The key to this knowledge sharing is collaboration. And collaboration is imperative to all the work of the University of Michigan in South Africa. From heritage initiatives and social science research to sharing medical curricula, we want this expanse of intellectual and clinical activity to grow and flourish, for the benefit of South Africans and Americans alike.
That is why we are here. We do not have all the answers—and we never will. For us to conceive of what we can do as an institution demands exchanging ideas with administrators and faculty here, examining our past relationships, and looking to the future for new opportunities.
This brings me back to the messages of the Sankofa and Ubuntu, of looking back as we move forward and seeking to deepen our ties to the global village through which we may grow.
Our universities—in Cape Town, Johannesburg, Pretoria and Ann Arbor—have important histories, individually and as partners. The differences between us—those of background, of experience, of culture, of perspective—are not a source of conflict, but fuel for creativity and innovation. They are, and can be, harnessed for the good of all.
The University of Michigan is nine years shy of its bicentennial. Through the contributions of thousands of faculty and hundreds of thousands of students over nearly two centuries, we have built a university that is known for a diversity of people, heritage, academic disciplines, and scholarly pursuits.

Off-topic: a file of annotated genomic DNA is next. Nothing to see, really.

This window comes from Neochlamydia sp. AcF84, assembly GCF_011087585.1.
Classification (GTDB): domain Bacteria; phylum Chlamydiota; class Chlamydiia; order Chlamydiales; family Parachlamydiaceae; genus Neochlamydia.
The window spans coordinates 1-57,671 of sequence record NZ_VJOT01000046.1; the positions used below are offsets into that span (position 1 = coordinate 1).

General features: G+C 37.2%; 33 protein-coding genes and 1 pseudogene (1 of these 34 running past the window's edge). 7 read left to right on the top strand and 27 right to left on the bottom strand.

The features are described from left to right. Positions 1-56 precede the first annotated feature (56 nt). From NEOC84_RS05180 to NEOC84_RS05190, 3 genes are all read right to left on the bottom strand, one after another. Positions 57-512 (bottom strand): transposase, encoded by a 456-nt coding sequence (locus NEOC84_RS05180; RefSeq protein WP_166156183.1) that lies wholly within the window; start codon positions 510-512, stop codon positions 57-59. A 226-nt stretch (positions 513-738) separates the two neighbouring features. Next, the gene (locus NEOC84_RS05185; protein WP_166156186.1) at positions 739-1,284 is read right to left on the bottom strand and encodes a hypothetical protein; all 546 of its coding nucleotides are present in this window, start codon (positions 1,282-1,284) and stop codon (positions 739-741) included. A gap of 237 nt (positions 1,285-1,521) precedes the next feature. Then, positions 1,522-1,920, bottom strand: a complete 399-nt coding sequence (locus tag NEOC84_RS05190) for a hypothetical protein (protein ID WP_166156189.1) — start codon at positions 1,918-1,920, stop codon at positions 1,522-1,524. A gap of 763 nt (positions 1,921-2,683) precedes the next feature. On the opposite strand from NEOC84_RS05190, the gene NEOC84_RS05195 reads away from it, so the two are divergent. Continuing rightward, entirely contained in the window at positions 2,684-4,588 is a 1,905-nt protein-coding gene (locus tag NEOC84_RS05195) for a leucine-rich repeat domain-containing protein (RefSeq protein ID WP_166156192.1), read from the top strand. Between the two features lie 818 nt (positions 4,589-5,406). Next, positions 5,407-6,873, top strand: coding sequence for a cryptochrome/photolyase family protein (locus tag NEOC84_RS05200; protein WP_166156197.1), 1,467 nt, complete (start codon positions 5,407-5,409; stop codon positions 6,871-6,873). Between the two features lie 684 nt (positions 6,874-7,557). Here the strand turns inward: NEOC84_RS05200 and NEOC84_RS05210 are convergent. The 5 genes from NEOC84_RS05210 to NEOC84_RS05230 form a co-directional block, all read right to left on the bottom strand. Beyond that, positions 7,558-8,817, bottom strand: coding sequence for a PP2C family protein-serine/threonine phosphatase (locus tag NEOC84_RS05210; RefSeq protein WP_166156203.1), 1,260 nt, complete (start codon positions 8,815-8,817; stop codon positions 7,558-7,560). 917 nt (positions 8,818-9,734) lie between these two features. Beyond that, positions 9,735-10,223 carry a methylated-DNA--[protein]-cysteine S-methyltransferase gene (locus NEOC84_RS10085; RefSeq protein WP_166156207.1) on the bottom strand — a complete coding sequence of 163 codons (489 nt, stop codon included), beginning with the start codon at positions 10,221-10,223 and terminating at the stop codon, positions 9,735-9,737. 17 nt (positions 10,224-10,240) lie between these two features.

This panoply of individuals and intellectual activity is the very core of our academic excellence. We have 19 schools and colleges, and many are regarded among the best in higher education. As large as we are, we encourage strong, deep connections between the disciplines: we want the Business School to partner with our School of Natural Resources and Environment on issues of environmental sustainability. We expect our engineers to work with our physicians to create effective tools that apply the intricacies of nanoscience to human health. And we encourage our anthropologists to collaborate with social and cultural historians to explain what the past says about us.
The range of disciplines and their interrelationships throughout our campus are a mirror of the world we serve as a public university. The public we serve, and our students and faculty, expect the University of Michigan to meet society’s needs.
To meet those complex needs and prepare our graduates for the challenges of a shrinking world, we must draw upon the perspectives of both faculty and students from around the world. At the same time, we must encourage members of our community to engage in scholarly activities throughout the globe.
In all this, we seek reflection, conversation and partnership with the University of Cape Town.
That is our shared mission for the future, and it has never mattered more. I can think of no more important work than joining hands with you to transform and improve lives through the power and promise of global knowledge.